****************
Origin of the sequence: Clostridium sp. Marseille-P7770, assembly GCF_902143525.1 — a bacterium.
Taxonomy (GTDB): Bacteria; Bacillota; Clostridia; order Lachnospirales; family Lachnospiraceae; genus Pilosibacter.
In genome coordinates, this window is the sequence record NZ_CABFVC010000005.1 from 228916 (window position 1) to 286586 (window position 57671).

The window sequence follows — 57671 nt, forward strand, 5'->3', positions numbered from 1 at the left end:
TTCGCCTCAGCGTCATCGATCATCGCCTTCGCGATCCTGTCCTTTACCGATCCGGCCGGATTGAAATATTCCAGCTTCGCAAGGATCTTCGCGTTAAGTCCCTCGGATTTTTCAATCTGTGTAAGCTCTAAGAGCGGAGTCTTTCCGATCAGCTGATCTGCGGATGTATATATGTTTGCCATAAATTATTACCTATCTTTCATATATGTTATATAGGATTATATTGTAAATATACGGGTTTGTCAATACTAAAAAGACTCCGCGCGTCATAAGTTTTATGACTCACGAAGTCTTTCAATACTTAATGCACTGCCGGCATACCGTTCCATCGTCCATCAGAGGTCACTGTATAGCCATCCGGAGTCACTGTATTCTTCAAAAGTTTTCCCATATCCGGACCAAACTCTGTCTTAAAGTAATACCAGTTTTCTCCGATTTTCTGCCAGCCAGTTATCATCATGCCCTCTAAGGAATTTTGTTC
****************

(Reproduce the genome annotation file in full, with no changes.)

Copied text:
Origin of the sequence: Clostridium sp. Marseille-P7770, assembly GCF_902143525.1 — a bacterium.
Taxonomy (GTDB): Bacteria; Bacillota; Clostridia; order Lachnospirales; family Lachnospiraceae; genus Pilosibacter.
In genome coordinates, this window is the sequence record NZ_CABFVC010000005.1 from 228916 (window position 1) to 286586 (window position 57671).

The window sequence follows — 57671 nt, forward strand, 5'->3', positions numbered from 1 at the left end:
TTCGCCTCAGCGTCATCGATCATCGCCTTCGCGATCCTGTCCTTTACCGATCCGGCCGGATTGAAATATTCCAGCTTCGCAAGGATCTTCGCGTTAAGTCCCTCGGATTTTTCAATCTGTGTAAGCTCTAAGAGCGGAGTCTTTCCGATCAGCTGATCTGCGGATGTATATATGTTTGCCATAAATTATTACCTATCTTTCATATATGTTATATAGGATTATATTGTAAATATACGGGTTTGTCAATACTAAAAAGACTCCGCGCGTCATAAGTTTTATGACTCACGAAGTCTTTCAATACTTAATGCACTGCCGGCATACCGTTCCATCGTCCATCAGAGGTCACTGTATAGCCATCCGGAGTCACTGTATTCTTCAAAAGTTTTCCCATATCCGGACCAAACTCTGTCTTAAAGTAATACCAGTTTTCTCCGATTTTCTGCCAGCCAGTTATCATCATGCCCTCTAAGGAATTTTGTTC